April 24, 2008

Two-sport star on verge of Ole Miss offer

Alex Williams will spend this weekend playing basketball in Cleveland, Ohio, in the King James Invitational.

His AAU team, the Orlando, Fla.-based Showtime Ballers, will depend on Williams' 8 points and 8 rebounds per game as it tries to claim a prestigious national award.

"Right now, he likes basketball more," Ballers coach Diana Neal said. "He's more of a (small forward). He can shoot and defend on the outside and the inside. He can take you off the dribble. He's very aggressive. He could sign with a high-major. It's just about being seen by the right people. He's very coachable. He's willing to learn and willing to work hard."

Neal might be right. Williams, a 6-foot-5, 215-pounder who scored 19 points and 13 rebounds per game for FAMU High School in Tallahassee, Fla., leading his team to the state semifinals, loves basketball and is interested in playing the sport at the next level. His high school coaches, however, think that mindset might be on the verge of changing later this spring when football practices commence and coaches from across the country assess his talent.

"I think he's a future NFL player," FAMU High assistant football coach Johnny Cofield said. "He's got the same kind of talent that his brother had. They're almost so similar it's scary."

"The kid doesn't quite know what he's doing but he's a phenomenal worker," agreed Cofield's boss, head coach Ira Reynolds. "He loves to be successful and he loves the accolades. He's got a real good upside to him. We could see him on Sunday. Once he figures out what he's doing and understands what he's trying to do, he can't help but get better. He's 17 and he's 6-foot-5. He's real quick. He's a tackle's nightmare and he doesn't know what he's doing yet.

"By the end of May, he's going to have 12 or 13 offers. He's going to pass the eye test and coaches are going to see what he's capable of."

The brother Cofield referred to is former Arkansas star Boo Williams, a 6-foot-4 wide receiver who terrorized Southeastern Conference cornerbacks in 1999 and 2000 for Houston Nutt's Razorbacks. Boo Williams is a free agent this spring after catching 22 touchdown passes last season for the Kansas City Brigade of the Arena Football League. He's had discussions with the Denver Broncos recently about signing after this weekend's NFL draft. He's also had plenty of discussions with his little brother, at times providing a bit of a sales pitch on behalf of his former coach and several members of the Rebels' new staff.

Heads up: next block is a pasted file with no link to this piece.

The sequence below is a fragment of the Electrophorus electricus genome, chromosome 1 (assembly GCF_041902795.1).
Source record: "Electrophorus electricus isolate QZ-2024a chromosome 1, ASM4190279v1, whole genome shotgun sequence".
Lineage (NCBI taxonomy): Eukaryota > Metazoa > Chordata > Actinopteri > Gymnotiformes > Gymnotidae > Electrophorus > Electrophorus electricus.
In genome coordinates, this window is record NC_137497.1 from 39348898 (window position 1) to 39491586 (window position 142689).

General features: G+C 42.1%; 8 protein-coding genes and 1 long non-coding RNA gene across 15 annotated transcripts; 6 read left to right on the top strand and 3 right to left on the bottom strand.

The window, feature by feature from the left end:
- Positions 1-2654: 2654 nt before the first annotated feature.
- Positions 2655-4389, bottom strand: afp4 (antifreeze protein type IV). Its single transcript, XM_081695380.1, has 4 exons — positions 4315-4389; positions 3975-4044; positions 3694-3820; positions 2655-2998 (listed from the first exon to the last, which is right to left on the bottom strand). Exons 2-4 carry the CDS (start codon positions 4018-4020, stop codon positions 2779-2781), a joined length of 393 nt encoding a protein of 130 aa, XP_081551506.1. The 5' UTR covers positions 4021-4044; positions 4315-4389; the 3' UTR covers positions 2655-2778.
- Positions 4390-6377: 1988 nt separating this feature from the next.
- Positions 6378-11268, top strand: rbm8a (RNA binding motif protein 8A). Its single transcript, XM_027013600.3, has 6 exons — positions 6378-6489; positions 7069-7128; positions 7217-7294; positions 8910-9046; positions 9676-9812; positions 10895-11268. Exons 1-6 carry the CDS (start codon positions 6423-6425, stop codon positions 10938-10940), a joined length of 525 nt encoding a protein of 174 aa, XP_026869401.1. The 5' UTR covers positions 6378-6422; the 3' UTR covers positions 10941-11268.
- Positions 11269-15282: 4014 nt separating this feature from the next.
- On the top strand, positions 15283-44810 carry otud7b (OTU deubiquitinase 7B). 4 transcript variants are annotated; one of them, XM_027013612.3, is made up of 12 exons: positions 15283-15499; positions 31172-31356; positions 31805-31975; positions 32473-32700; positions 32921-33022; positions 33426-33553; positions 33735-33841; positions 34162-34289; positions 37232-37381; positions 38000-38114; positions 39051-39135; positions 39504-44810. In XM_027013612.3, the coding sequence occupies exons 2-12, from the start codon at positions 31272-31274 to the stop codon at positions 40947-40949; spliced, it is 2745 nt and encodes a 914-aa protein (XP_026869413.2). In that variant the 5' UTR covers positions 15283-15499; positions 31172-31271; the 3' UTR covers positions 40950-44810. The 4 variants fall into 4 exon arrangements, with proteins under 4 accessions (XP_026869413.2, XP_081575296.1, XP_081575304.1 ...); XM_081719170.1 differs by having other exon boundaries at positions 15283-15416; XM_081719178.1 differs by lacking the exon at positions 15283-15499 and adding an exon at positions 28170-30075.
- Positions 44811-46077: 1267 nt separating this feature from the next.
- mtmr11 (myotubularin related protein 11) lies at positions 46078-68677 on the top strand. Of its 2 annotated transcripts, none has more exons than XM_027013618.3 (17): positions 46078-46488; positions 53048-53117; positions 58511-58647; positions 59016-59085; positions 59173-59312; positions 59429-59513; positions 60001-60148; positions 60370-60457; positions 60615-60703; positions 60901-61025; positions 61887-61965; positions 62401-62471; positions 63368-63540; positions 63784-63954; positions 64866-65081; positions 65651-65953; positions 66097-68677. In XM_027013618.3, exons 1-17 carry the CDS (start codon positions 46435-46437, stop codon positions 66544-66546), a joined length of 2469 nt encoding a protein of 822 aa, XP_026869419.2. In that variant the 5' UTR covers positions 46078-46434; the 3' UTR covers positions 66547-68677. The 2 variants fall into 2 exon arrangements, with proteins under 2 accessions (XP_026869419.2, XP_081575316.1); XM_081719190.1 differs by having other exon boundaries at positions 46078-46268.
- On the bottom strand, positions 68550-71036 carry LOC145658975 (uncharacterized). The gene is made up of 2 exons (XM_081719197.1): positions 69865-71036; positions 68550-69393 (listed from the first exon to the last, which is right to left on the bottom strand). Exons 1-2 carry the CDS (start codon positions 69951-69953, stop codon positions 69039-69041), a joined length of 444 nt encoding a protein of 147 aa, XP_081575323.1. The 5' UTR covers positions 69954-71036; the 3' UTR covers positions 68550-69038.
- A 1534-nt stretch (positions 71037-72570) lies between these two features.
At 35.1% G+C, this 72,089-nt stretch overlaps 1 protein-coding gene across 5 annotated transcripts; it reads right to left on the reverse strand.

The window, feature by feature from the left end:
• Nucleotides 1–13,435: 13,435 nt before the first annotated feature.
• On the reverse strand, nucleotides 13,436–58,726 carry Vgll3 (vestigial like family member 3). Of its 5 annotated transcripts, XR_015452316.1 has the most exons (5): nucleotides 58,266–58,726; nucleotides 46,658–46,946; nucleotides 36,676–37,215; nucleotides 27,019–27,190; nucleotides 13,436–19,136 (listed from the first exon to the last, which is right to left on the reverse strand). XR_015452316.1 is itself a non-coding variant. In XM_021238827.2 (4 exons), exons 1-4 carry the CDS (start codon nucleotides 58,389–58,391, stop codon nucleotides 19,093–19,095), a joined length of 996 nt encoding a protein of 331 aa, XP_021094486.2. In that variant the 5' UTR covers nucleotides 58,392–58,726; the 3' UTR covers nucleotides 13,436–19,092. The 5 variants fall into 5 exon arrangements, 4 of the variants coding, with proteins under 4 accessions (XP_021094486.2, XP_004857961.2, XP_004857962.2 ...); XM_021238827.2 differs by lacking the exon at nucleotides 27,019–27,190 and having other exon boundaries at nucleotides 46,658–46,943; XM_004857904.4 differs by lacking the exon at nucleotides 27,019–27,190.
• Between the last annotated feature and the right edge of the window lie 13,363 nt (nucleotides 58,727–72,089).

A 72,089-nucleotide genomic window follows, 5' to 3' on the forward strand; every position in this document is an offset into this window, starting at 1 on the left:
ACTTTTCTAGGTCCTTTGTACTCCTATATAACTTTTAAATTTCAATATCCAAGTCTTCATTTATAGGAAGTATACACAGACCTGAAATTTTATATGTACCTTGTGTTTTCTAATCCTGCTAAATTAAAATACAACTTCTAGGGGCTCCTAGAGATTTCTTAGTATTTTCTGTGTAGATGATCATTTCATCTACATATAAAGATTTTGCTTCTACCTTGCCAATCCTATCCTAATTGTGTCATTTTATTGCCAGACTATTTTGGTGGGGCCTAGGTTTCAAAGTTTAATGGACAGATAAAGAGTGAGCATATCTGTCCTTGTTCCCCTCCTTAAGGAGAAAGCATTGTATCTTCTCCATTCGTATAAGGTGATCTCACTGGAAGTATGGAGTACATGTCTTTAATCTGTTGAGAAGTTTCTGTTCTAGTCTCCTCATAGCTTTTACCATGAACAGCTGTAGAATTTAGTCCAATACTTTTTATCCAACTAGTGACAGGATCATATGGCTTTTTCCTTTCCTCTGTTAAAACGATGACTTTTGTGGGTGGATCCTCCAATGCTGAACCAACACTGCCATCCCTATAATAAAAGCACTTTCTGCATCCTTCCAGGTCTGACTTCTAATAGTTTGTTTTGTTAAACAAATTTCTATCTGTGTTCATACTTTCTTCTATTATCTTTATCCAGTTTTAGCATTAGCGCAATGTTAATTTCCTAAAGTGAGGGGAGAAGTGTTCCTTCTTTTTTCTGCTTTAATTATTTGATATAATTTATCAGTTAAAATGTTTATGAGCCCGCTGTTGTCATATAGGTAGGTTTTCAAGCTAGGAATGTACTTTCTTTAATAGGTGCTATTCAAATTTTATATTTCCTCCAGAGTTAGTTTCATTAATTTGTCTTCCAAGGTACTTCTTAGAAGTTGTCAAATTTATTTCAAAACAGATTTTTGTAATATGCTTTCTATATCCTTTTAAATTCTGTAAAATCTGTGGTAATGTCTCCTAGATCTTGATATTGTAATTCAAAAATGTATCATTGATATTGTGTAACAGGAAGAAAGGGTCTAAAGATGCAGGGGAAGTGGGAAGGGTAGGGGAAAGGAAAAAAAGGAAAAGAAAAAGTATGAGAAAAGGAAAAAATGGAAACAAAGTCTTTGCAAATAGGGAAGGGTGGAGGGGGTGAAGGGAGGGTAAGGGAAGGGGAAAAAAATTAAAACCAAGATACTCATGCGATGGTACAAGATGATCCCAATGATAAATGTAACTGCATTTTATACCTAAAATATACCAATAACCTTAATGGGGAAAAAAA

"We're real close," Alex Williams said. "I talk to him almost every day. He said the Ole Miss staff is real cool. He tells me I need to look into them."

Alex Williams is doing just that. After recording 70 tackles and 19 quarterback sacks last season in his first year back on the gridiron, Williams admits that his first love _ basketball _ might not be his future.

"I played football when I was little, but everybody played then," Alex Williams said. "I stopped playing before the ninth grade and decided to try it again last year. That was the first year I went back and played, and with me not knowing a whole lot about football or defensive end, I thought I did real well."

"He's just so naturally gifted," Boo Williams said. " His footwork has really caught up with his size."

Boo Williams talked to Nutt just two days ago. Like Reynolds, he believes Ole Miss is "real close" to offering his little brother a football scholarship. In a telephone conversation Wednesday afternoon, Williams tried to be diplomatic, but frequently, he steered off-message.

"It fired me up to hear that they might be about to offer him," Boo Williams said. "I would have loved to have sent him to Arkansas but I'm loyal to Coach Nutt. If he went to Arizona, I'd cheer for Arizona. He knows what kind of player he'd be getting because he knows he's a lot like me in terms of work ethic. I think if he does go to Ole Miss, I think it would be a great decision. I don't try to tell him where to go, but I do try to give him advice. You can't really tell a person where to go. I mainly just tell him to get out of town.

"Ole Miss would be a great fit for Alex. Like I've told him, Coach Nutt is a coach of many words and many talents. When he speaks, he gets the attention of his players. His players respect and love him. He's a cool-type coach. He's not going to yell at you and cuss you. He's not that way. Instead, he's going to tell you what to do and if you don't do it, you won't play. I hope he goes to Ole Miss."

Ole Miss' ties to Alex Williams don't stop with Boo. Ole Miss recruiting coordinator/cornerbacks coach Chris Vaughn grew up in Tallahassee, often frequenting a parks and recreation center that was staffed by Reynolds.

"It helps Ole Miss that Coach Vaughn is there," Reynolds said. "He's such a fine young man, and I'm so proud of him."

Of course, before Alex Williams can choose a school, he has to first choose a sport. Late Wednesday, he didn't sound like a guy whose mind was made up.

"Wherever I go has to have good academics," Alex Williams said. "My mom's not going to give the amen if the school has bad academics. I like warm weather. I'd go up north, but I like warm weather. And I really want to play both sports."

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